Tuesday, October 28, 2014

Perfect Weather For Kayaking

Not every morning is perfect for kayaking and photographing birds but if you wait one is sure to come along! Last week I got one of those lucky ones - sunny, no wind, and a morning high tide - and no one else to be seen on the whole of the bay! As I was taking my kayak off the car I heard a dog barking out on the water. The dog was on a boat that had been in the same place for some time. I kayaked out to the bird roost and then saw that the boat was slowly moving down the bay.

When I looked at it closely I could see the dog standing out on the front. The boat looked to be very comfortably set up with a solar panel also on the front and an extra cover over the back to shield from too much sun. Because there was no wind the boat was being moved with a motor.

It looked very peaceful - but rather slow as was obvious when someone else in a ' tinny' with a good fast motor went passed.

All the usual shorebirds were at the roost but even though I was still quite a long way out on the bay they disturbed and flew. I paddled in a little closer and looked for any movement. Pretty soon I realized that there were Pacific Golden Plovers along the shoreline but these birds are really good at finding cover that hides them as long as they don't move. That red bill is a Pied Oystercatcher - also well hidden!

There were more birds a little further along standing on mangrove roots and here there were Grey-tailed Tattlers with them.

Another small group of birds was a little further along the beach. There were more Grey-tailed  Tattlers with the Pacific Golden Plovers and the birds were again using the vegetation to hide in rather than simply fly off.
One of the Pacific Golden Plovers was still showing a little bit of breeding plumage down the front.

For more scenery from around the world visit Our World Tuesday 

and for more birds visit Wild Bird Wednesday.

Monday, October 20, 2014

Half Tide at Mullens

Mullens foreshore is a great place for a walk if you don't have much time. These photos were taken a couple of weeks apart but on a similar tide. I did not see any birds on the first walk so saved the photos for later when I did see birds!

These are commonly called Soldier Crabs and there can be thousands of them walking over the sand. I hadn't seen any for some time - I guess crabs must also have seasons or cycles? They are very quick at moving away if they hear/feel steps close by. Sometimes they just head for the nearest puddle of water and quickly disappear. It's really surprising how quickly they can 'sink' under the sand.

These photos were taken a day ago. The morning was overcast and as I left home there was a quick shower of rain. Down on the foreshore it had cleared a little. Looking north-east there was blue sky and sunny patches.

Looking south it was very dark. There were a number of Gull-billed Terns swooping down and picking up food from the sand or shallow pools of water.

There was quite a strong wind blowing and shorebirds usually find a sheltered area to rest or feed . Apart from the Terns this was the only bird I saw. From a distance I thought it might be a Red-necked Stint but as I got closer I could see it wasn't quite the right size or shape. It was against the light which made ID harder.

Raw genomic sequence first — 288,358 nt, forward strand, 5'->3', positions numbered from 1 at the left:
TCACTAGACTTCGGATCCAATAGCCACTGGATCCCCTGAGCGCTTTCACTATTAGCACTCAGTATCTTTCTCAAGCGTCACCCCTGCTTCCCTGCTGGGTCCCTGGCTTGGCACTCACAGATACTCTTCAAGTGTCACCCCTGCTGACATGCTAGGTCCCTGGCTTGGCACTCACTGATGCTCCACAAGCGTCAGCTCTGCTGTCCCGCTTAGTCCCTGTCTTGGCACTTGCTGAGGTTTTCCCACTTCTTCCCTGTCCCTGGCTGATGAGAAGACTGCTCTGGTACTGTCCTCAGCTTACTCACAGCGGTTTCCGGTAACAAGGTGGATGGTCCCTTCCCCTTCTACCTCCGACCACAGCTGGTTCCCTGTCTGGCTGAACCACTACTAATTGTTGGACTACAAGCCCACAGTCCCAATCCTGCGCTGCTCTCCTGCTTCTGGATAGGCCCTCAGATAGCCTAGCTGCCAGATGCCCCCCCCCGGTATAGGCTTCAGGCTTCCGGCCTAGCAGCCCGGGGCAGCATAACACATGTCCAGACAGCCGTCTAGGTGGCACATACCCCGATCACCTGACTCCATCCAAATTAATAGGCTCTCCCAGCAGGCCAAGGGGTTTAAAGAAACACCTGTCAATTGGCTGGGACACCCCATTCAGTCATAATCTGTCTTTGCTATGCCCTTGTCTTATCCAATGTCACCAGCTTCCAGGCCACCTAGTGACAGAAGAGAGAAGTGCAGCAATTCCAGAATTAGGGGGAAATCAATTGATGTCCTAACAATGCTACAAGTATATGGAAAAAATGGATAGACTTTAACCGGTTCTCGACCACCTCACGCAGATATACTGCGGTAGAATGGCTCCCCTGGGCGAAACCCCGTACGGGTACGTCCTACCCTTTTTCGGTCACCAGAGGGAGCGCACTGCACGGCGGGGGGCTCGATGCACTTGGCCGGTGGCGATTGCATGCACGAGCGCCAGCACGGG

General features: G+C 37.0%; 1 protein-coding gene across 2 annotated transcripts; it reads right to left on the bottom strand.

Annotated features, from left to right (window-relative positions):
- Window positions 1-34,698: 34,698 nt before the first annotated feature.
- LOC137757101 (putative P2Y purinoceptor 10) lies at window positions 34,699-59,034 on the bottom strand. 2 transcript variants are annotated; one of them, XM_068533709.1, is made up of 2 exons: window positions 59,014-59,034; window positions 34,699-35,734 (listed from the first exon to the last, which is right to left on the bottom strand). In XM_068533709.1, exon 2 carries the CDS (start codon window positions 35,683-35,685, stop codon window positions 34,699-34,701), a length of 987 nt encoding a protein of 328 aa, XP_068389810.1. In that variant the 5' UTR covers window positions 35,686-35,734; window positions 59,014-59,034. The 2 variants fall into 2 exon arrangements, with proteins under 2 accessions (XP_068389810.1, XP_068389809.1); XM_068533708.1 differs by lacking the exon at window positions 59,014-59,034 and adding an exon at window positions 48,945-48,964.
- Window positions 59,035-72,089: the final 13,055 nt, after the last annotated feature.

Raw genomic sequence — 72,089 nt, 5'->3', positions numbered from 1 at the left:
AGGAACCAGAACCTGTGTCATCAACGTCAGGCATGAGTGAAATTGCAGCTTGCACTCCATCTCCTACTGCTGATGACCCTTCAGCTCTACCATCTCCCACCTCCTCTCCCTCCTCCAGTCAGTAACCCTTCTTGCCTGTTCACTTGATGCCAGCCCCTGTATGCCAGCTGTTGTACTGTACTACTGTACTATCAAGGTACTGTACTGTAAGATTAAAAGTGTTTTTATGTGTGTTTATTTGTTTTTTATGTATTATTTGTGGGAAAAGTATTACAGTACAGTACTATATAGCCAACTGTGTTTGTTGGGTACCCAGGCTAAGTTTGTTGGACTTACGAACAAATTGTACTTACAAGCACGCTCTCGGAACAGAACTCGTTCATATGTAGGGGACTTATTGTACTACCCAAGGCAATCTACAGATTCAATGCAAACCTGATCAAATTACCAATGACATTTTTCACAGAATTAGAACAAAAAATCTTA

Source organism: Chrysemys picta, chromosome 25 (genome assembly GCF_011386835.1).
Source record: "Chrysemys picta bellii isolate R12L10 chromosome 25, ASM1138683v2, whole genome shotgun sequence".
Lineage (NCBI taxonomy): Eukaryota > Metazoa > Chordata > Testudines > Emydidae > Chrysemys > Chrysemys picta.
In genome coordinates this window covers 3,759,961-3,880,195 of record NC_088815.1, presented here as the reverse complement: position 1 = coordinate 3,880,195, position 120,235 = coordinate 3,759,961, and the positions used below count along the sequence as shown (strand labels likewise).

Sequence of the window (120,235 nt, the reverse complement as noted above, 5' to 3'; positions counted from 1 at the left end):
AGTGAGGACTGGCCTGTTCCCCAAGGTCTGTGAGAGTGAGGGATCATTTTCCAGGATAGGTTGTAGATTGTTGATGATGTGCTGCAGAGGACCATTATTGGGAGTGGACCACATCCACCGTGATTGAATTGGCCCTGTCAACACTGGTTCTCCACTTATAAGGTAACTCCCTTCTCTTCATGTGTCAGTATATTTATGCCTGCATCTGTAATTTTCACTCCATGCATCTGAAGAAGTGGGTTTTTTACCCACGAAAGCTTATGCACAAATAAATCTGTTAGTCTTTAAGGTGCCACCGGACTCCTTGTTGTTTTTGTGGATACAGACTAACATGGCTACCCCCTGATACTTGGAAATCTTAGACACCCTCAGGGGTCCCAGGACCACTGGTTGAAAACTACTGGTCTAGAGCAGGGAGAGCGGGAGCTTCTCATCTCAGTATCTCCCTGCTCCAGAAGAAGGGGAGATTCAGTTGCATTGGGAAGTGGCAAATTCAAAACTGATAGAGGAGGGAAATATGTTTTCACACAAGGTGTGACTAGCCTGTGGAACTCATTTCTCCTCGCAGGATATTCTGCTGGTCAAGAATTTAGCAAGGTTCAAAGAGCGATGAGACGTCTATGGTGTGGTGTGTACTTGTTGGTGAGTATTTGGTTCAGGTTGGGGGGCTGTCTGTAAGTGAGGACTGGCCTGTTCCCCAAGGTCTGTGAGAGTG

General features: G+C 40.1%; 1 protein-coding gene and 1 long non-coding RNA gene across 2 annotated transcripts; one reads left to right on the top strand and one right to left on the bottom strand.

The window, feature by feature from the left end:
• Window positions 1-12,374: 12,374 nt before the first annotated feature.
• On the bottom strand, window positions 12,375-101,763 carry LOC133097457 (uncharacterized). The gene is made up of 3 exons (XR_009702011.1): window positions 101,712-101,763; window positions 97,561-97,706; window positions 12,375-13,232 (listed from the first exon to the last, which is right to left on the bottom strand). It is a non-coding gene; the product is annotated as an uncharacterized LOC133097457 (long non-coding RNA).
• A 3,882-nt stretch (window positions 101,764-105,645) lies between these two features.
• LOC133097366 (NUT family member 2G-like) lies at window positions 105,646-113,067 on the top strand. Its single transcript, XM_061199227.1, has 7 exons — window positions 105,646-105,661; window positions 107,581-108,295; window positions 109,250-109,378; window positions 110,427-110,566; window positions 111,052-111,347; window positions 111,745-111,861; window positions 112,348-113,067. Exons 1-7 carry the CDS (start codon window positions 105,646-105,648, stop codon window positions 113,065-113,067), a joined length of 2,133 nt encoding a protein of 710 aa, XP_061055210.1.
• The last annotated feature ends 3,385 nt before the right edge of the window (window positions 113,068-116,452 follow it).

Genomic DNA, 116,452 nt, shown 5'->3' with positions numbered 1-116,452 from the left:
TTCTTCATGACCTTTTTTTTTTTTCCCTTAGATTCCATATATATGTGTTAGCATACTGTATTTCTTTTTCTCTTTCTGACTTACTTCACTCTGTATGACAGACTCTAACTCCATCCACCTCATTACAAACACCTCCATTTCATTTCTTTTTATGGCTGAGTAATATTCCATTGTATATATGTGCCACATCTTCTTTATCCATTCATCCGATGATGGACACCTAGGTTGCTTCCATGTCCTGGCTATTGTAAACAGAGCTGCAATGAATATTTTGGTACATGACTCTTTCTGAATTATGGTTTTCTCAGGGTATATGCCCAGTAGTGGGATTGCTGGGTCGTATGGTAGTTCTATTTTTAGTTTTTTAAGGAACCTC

I moved away a little and tried to get the light shining on the bird - but I had only one quick chance before it flew off. I managed one photo with it partly obscured by a small mangrove plant and one more photo as it was stretched out just before it flew. It was a juvenile Sharp-tailed Sandpiper which is not a species I usually see here on the foreshore. 

For more scenery from around the world visit Our World Tuesday

and for more birds visit Wild Bird Wednesday.

Monday, October 6, 2014

More Backyard Sights

The 'net is a wonderful invention - it sends text, photos, sounds, and video - but so far! - no smells. So please use your imagination on this post.
These Banksia roses have been blooming outside my kitchen window for a few weeks. There are some dead blooms but plenty more buds still to come out. The perfume is delightful - especially in the early morning and late afternoon.

Down the back corner of the yard I have citrus trees planted. This tree is a very large one - a Pomelo (citrus maxima) - and in full blossom right now. Pomelos are the largest of all citrus fruit - 15-25cms in diameter(5.9-9.8 inches) and weighing 1-2 kms (2.2-4.4 lbs). The fruit is usually a white color and tastes like a mild sweet grapefruit but without any of the bitterness of a grapefruit. It was originally grown in southern and south-eastern Asia.  I love the smell of citrus blossoms and so do the bees!

Next to the Pomelo tree is a Macadamia Tree. The flowers smell like very sweet honey and are attracting bees and bugs of all kinds. Macadamias used to be called Queensland Nuts and were originally from Australia. Macadamias were planted as a commercial crop in Hawaii from the 1920s and are now grown in a number of places around the world.

Occasionally rather unusual birds come through my backyard. I am lucky if I am around to see them but this time it was easy! A couple of little Willy Wagtails were making a big fuss and scolding something that had come too close. When I went out to see I found this Pheasant Coucal (Centropus phasianinus).  This is only the third time I have seen this bird in my area - or at least around town. The photos are not good! They were taken against the sun and then in deep shade under some palms. Although the Coucal is classed as a cuckoo it does not have the nasty habit of nest parasitism but builds a nest for itself in long grass. It is usually seen running across the ground and when it does fly it almost seems too heavy to get up!

For more scenery from around the world visit Our World Tuesday

and for more birds visit Wild Bird Wednesday.